Thomas Dawson is the IMF spokesman. His letter is the institutional answer to my article. I find it misleading and regrettable.
It is misleading because although it is true that several papers from the Funds staff and even from the improperly denominated Independent Evaluation Office referred to the role played by the IMF in the Argentine crisis, these only cover events up to the first quarter of 2002 at the most. My article is the only one I know that covers Argentine events starting on May 1 2002 and going through to November 28 2005.
Regarding leakages and misconduct, there were many streaming from the IMF on different occasions. I will only point out two in addition to the one described in my article. Early on, we noticed that the monetary policy steps, which were discussed and agreed with the IMF, turned out to be ineffectual.
We soon found out that the agreed-upon monetary programme, which became the script of our monetary policy, had been carefully leaked to economic and financial consultants in Buenos Aires, which meant that all market participants were aware of it and could anticipate our monetary policy moves.
The second example was the leak of the briefing file prepared for Horst Köhlers visit to Argentina in June 2003. Those papers made it to the front page of a leading economic newspaper, and the more critical parts of it were used by our opponents at ease. I recall Köhlers anger at the time. Both leaks were subject to internal investigations, whose results led nowhere, just as in the case mentioned in my article involving the now defunct Capital Markets Department.
I stand by what I described, which are utterly facts.
I find it regrettable that the IMF claims that my descriptions constitute charges without merit, as per the Funds investigation. Much to its regret, the Fund is not a court of law, and my descriptions are not charges.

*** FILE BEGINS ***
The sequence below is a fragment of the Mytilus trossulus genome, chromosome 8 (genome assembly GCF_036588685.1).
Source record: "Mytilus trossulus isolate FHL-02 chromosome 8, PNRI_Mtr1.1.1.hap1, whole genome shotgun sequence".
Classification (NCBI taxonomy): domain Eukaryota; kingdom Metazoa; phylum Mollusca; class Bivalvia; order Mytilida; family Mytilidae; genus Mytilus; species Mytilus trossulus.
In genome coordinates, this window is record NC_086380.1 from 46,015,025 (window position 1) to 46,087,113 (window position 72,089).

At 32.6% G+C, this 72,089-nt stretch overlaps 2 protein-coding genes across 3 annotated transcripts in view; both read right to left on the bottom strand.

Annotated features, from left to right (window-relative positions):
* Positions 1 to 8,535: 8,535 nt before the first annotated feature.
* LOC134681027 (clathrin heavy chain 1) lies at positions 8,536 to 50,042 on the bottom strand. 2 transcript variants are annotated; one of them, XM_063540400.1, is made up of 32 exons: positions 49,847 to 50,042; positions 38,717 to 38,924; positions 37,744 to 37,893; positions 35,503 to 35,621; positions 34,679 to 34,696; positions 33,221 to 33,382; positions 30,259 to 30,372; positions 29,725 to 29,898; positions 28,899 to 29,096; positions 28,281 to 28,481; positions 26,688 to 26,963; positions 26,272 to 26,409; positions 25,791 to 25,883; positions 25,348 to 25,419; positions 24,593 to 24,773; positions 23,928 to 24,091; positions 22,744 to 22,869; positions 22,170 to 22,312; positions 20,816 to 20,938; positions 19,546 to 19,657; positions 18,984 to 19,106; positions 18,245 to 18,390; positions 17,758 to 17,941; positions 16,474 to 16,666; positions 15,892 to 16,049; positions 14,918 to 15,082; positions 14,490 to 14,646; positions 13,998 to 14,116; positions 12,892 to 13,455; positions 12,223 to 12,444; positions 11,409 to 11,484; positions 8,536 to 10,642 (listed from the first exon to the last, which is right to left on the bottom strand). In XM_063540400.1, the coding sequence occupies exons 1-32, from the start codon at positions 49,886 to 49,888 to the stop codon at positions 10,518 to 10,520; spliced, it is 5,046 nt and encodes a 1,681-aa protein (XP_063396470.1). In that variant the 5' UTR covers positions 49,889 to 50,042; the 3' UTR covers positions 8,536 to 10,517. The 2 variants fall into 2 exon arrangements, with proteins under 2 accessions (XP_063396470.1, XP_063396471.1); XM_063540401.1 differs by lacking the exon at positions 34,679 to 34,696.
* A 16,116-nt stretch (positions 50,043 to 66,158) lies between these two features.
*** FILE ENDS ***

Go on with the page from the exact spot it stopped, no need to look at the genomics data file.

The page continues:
From my own experience I know that the Fund is ill prepared to understand the concept of conflict of interest. This probably stems from its culture, which crystallizes in the structure of the agreements it reaches with countries. In the agreements, the conditions of the programmes are set, but controversies and interpretations of the agreement, as well as compliance reviews, are only effected by the Fund, never by the relevant country, and never by third parties or arbitrators of any sort. As such, the Fund is very much used to being both a party to whatever contract and/or controversy arises, and the judge of such contract or controversy.
It is regrettable that the IMF continues to regard it as absolutely natural to investigate facts regarding its own behaviour, reach a conclusion favourable to its own position, label it as final and conclusive, and then expect other parties to recognize its findings as the final and ultimate truth.
Minister of finance, City of Buenos Aires
(Formerly secretary of finance for Argentina)
Inside Argentinas financial crisis, March 2006